SPRINGFIELD, OREGON -- Bernie Sanders called out the Democratic party for lacking a "50-state strategy" and failing to purport a cohered message "about which side they are on," and insisted that he is the best candidate to take on the Republicans in November.
"We need to plant the flag of progressive politics in every state in this country," Sanders said at an outdoor rally here Thursday afternoon.
Sanders pointed out that Democrats do well in New England, the East Coast, the West Coast, and some states in the Midwest. But he believes that is not enough.
"That's fine, but you can't turn your back on working people and low income people and children and the poor in 25 states in this country. We've got to fight for every one of those states," Sanders said.
When Howard Dean, a fellow Vermonter, was chair of the Democratic National Committee, he likewise pressed for a 50-state strategy, which proved to be a rousing success when his party reclaimed Congress in 2006.
"A lot of campaigns when they get through the primary and go into the general election nowadays compete in six states, the swing states. So if people are only campaigning in the purple states they are only campaigning to those swing state voters and not caring about what the whole country needs," explained Nicholas Engel, who has been volunteering with the campaign, from state to state, for months.
In terms of messaging, Sanders highlighted the need for a coherent progressive Democratic agenda. He said the reason Democrats are losing elections at the state and local level is because the Democratic party is not clear about what side of the issues they are on.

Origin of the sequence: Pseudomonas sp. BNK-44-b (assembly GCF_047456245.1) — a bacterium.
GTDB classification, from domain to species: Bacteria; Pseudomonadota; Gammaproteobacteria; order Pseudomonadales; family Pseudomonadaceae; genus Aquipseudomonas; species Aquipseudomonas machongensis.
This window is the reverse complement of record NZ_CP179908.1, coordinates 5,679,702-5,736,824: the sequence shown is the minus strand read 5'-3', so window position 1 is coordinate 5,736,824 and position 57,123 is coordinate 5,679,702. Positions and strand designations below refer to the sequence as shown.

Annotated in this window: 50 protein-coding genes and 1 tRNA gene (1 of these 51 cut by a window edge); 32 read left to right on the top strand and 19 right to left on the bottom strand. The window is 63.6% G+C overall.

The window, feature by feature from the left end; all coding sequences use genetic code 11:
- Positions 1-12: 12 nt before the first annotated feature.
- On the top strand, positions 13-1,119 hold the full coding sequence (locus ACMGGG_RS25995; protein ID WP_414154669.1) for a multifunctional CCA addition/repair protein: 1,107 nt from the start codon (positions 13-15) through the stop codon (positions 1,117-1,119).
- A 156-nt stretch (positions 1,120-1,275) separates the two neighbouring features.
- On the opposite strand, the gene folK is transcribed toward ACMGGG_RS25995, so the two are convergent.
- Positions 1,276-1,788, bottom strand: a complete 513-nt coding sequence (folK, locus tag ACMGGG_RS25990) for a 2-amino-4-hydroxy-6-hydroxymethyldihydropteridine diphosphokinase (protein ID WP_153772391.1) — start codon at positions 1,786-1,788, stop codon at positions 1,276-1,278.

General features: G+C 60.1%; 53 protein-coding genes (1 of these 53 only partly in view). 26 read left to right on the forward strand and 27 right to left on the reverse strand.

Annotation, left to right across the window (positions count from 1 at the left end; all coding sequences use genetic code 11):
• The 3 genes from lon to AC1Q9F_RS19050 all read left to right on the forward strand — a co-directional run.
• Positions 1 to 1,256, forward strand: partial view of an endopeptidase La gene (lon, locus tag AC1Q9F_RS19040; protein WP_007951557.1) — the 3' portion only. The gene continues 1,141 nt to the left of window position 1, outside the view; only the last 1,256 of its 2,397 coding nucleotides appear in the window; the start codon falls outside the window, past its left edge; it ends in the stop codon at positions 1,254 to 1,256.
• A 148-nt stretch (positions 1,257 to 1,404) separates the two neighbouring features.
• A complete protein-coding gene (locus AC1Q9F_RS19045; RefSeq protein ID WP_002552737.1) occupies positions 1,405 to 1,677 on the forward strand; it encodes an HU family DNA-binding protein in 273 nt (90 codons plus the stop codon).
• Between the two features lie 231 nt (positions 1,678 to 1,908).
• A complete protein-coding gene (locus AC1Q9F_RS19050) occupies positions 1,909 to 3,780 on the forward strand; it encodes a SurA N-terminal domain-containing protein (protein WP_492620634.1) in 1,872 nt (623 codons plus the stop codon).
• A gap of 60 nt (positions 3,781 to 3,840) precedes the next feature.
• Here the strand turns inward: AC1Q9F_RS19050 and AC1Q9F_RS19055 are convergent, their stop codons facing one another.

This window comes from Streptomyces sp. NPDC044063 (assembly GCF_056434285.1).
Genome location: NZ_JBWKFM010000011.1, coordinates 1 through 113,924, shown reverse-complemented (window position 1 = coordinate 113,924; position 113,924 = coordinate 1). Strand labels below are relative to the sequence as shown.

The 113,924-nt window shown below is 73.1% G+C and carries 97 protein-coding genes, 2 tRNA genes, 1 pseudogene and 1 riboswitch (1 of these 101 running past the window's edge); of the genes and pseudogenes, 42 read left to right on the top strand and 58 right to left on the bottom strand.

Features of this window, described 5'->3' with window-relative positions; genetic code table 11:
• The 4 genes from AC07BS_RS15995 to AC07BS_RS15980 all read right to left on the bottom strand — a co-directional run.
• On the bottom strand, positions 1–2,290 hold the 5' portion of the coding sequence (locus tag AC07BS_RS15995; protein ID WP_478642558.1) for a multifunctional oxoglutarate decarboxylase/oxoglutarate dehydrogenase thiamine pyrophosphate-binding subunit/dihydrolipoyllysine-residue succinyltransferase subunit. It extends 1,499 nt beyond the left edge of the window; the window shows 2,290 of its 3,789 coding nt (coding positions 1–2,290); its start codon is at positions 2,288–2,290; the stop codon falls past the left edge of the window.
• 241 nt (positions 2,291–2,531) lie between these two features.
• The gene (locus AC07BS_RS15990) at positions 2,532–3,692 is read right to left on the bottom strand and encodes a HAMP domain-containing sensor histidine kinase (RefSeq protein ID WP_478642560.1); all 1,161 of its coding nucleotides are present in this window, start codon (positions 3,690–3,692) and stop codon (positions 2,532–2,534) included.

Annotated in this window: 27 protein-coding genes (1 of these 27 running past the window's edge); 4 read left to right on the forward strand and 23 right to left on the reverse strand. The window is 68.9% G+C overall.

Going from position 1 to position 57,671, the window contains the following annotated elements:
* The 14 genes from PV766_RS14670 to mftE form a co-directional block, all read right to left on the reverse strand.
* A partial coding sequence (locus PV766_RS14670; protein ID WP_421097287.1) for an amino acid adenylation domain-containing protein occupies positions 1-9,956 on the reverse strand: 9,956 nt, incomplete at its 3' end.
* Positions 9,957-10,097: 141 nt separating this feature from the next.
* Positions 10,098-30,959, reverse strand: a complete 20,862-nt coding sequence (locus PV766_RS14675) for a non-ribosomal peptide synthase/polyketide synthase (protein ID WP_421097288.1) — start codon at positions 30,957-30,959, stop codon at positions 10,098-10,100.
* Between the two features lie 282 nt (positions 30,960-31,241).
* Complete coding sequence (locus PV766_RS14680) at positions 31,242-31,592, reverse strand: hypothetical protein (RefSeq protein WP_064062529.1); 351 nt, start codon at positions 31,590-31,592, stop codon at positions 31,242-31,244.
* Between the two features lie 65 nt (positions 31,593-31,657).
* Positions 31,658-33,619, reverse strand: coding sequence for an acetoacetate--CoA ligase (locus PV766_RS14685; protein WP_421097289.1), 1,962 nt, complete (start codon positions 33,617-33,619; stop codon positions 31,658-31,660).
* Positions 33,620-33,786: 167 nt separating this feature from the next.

Without mentioning Clinton by name, Sanders said that politicians cannot be for Wall Street and working people at the same time.
This is the latest in a series of Sanders speeches that has focused on the Democratic party platform more broadly. It is a message that resonated with the crowd of over 8,000 in Oregon.
Engel does not believe that this focus on the Democratic party means that Sanders is shifting away from a focus on winning the nomination.
"I think what he is trying to do is ensure that Hillary doesn't win the nomination," Engel said. "If it goes to a floor vote all the super delegates are going to have one question on their mind -- who is the better candidate to defeat Donald Trump?"